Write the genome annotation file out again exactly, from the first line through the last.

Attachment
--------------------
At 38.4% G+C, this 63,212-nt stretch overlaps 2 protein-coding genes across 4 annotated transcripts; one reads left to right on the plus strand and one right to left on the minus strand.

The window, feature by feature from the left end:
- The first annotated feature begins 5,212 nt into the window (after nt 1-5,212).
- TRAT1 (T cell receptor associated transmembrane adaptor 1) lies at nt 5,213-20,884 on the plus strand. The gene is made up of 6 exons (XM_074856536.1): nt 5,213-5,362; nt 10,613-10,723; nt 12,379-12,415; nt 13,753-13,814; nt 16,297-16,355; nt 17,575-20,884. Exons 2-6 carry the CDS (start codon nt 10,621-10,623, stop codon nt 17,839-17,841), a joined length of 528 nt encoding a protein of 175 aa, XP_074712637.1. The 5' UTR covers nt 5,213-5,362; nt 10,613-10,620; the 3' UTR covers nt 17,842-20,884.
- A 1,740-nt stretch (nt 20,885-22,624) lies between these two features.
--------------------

At 38.4% G+C, this 63,212-nt stretch overlaps 2 protein-coding genes across 4 annotated transcripts; one reads left to right on the plus strand and one right to left on the minus strand.

The window, feature by feature from the left end:
- The first annotated feature begins 5,212 nt into the window (after nt 1-5,212).
- TRAT1 (T cell receptor associated transmembrane adaptor 1) lies at nt 5,213-20,884 on the plus strand. The gene is made up of 6 exons (XM_074856536.1): nt 5,213-5,362; nt 10,613-10,723; nt 12,379-12,415; nt 13,753-13,814; nt 16,297-16,355; nt 17,575-20,884. Exons 2-6 carry the CDS (start codon nt 10,621-10,623, stop codon nt 17,839-17,841), a joined length of 528 nt encoding a protein of 175 aa, XP_074712637.1. The 5' UTR covers nt 5,213-5,362; nt 10,613-10,620; the 3' UTR covers nt 17,842-20,884.
- A 1,740-nt stretch (nt 20,885-22,624) lies between these two features.